Sorry. I don’t get the drama around having an ‘always online’ console. Every device now is ‘always on’. That’s the world we live in. #dealwithit
Archives For Xbox
EchoStar’s Sling Media is out with a survey today testing the waters for console-based placeshifting. While the SlingCatcher is dead and buried, SlingPlayer for Connected Devices has been slowly bringing Slingbox feeds to various set-top devices including Google TV, WDTV Live, and Boxee. Next up, your Xbox, Wii, or PS3? From the emailed survey (pictured below):
In this section, we’re trying to gauge your interest in using SlingPlayer on your game console. Imagine if you could watch your Slingbox in full HD on your big screen TV using your game console. Essentially, you could enjoy everything on your main TV but you would use your gaming device. In other words, you could:
- Watch all your live TV, DVR recordings & On-demand content
- Control everything using your game console controller
- With a picture quality comparable to your normal TV experience
A big advantage is that you would NOT PAY for another cable or satellite set top box. A couple of situations where you can enjoy this are:
- A vacation home
- A 2nd bedroom, recreation room, or basement
- College student’s apt or dorm
- Replace any set top box
While the proposition is appealing, I’m not sure a game console is the most efficient platform for delivery… for Sling or for us. Assuming our Slingboxes will never stream content to Apple TV, Roku is an ideal platform if Sling can work out the technical challenges — it’s small and cheap, with an open SDK and much greater penetration than say the WDTV Live Sling currently supports. How much would an app like that be worth to you? Continue Reading…
Ahead of the annual E3 gaming convention, Engadget’s gotten their hands on what appears to a legit Microsoft presentation documenting Xbox Smart Glass. And it looks to be both a feature and series of apps that’ll offer remote Xbox control and enable the beaming of content from smartphone or computer to the big screen via the Xbox 360. As we mentioned yesterday, Microsoft has some work to do if they intend to grow their Xbox audience beyond gamers and offering a remote control app is a good start… as the 360 doesn’t ship with anything more than a gaming controller. Additionally, the ability to pipe video and audio from one device to another could be quite compelling. But is it enough to morph the Xbox 360 into an all purpose media streamer for non-gamers given their hardware cost and ongoing service fees compared to say an Apple TV? Further, unlike Apple Airplay, Smart Glass won’t feature deep OS level integration on iPhone or iPads. Whereas Apple is expanding their halo from their highly regarded mobile products and into the living room, Microsoft will be leveraging their console strength to pitch their new mobile Windows Phone OS which will surely feature enhanced Xbox integration.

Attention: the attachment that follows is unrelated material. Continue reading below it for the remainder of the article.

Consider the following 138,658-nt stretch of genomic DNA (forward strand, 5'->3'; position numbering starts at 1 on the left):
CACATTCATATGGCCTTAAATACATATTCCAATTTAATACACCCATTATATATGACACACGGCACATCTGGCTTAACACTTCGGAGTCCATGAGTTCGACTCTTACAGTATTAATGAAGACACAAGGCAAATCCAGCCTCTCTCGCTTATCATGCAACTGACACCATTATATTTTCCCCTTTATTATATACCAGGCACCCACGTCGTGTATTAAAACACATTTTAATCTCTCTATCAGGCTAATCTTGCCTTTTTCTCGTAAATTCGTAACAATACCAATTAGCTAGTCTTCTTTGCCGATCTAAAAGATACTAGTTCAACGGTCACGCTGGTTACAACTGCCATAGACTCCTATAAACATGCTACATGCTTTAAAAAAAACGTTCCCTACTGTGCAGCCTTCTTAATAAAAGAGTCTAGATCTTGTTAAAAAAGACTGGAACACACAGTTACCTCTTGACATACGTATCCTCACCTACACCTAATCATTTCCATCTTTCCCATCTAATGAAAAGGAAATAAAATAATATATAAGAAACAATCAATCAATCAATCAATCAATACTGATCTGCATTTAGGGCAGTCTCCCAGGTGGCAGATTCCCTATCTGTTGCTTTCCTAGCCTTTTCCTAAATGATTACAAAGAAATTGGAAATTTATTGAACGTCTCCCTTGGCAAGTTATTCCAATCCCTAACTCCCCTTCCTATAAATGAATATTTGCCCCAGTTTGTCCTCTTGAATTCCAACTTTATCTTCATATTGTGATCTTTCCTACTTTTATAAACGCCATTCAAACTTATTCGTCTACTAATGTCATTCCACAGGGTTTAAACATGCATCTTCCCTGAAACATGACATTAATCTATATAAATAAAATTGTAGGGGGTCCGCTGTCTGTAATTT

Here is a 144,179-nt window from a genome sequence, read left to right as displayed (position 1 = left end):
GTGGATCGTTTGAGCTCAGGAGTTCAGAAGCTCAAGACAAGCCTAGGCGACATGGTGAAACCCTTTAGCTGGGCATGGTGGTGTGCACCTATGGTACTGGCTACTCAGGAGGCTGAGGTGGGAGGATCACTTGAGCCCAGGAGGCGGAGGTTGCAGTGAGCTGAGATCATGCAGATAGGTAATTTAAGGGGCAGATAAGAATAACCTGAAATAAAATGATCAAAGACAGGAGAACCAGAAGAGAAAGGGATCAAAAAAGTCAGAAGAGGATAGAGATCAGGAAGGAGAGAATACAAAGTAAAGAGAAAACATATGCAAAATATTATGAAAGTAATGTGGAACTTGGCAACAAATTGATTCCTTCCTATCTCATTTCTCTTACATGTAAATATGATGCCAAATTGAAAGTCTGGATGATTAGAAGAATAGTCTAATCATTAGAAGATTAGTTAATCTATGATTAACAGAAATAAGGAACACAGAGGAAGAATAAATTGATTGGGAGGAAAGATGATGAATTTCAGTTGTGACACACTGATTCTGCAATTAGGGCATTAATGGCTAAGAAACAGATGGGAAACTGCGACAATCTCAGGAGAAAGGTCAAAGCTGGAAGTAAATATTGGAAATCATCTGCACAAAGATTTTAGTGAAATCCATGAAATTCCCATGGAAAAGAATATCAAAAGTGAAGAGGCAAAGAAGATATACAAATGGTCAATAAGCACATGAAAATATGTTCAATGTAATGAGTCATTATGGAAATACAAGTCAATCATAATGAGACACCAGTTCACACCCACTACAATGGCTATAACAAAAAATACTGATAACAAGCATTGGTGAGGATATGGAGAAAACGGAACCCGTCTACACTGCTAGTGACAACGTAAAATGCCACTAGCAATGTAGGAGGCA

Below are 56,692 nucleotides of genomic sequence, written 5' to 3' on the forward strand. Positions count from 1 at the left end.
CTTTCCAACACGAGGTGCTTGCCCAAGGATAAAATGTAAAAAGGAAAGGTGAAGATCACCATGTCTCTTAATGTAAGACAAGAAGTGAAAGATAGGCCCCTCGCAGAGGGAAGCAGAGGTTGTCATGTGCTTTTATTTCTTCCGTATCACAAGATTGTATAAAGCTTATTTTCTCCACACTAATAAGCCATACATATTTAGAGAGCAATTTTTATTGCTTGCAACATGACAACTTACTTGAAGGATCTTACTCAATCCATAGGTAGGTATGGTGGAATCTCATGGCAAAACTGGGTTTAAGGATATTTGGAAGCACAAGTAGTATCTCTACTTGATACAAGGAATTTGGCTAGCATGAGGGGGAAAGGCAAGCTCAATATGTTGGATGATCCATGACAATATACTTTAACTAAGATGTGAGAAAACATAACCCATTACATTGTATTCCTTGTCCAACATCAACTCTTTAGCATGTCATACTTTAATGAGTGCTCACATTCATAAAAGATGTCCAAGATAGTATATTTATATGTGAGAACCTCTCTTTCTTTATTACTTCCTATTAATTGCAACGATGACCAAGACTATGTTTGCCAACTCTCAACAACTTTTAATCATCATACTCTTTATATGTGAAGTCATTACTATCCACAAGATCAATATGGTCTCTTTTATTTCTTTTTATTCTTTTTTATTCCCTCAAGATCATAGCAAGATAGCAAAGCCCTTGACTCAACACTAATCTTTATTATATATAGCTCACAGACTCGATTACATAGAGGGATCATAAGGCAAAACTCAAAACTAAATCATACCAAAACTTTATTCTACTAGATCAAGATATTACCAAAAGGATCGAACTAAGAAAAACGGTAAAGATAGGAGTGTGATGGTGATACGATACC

Microsoft’s offering a free weekend of Xbox Live Gold service to entice new subscribers. While an Xbox 360 ($200 and up) nets you a solid gaming platform, to enable the most compelling online features, such as collaborative gameplay and Netflix streaming, one must subscribe to “Gold” — which retails for $60/year. As regular reader James (jcm) says, the Xbox 360 currently offers arguably the most complete video streaming experience in terms of quantity/quality of apps, polished interface, and integrated search. Yet, the annual subscription irks me and I’ve allowed my service to lapse. Heck, for the same money, one could buy a fee-free Roku LT streamer ($50).
But I went ahead and dug my Xbox 360 out of the closet to partake in the Free Gold Weekend (6/1 – 6/3) to check out the new Amazon Instant video streaming app. As an Amazon Prime member ($80/year), I’m entitled to all sorts of “free” content. Although, I have to say my primary motivation was to check out Amazon’s new Watchlist – overcoming their most significant technical shortcoming compared to say Netflix or Hulu Plus, as recently pointed out by Engadget HD’s Richard Lawler: No queue is a bizarre way to live. Continue Reading…
In a page out of the mobile industry’s playbook, Microsoft is testing a subsidized Xbox bundle via their branded storefronts. Instead of paying $300 up front for a 4GB Xbox 360 console with Kinect, and potential $60 annual service fee covering online services, this dealio requires only a $99 investment… followed by $15/month for the duration of a two year contract. And, like a cell carrier, Microsoft will run a credit check if you choose to partake and imposes an early termination fee (ETF):
Mathematically, the “promotion” doesn’t make a whole lot of sense, unless you’re strapped for cash, as it ends up running $40 more at MSRP over a two year period ($460 vs. $420). More importantly, both Xbox 360 hardware and Xbox Live Gold are frequently offered below MSRP.
MS should be applauded for attempting to lower the barrier to entry. But this isn’t the correct solution. A better approach would be adding a Roku-esque Xbox Live streamer to the mix. However, we’ll continue to recommend the competing PS3 over the Xbox while service fees and Microsoft “Points” remain in effect.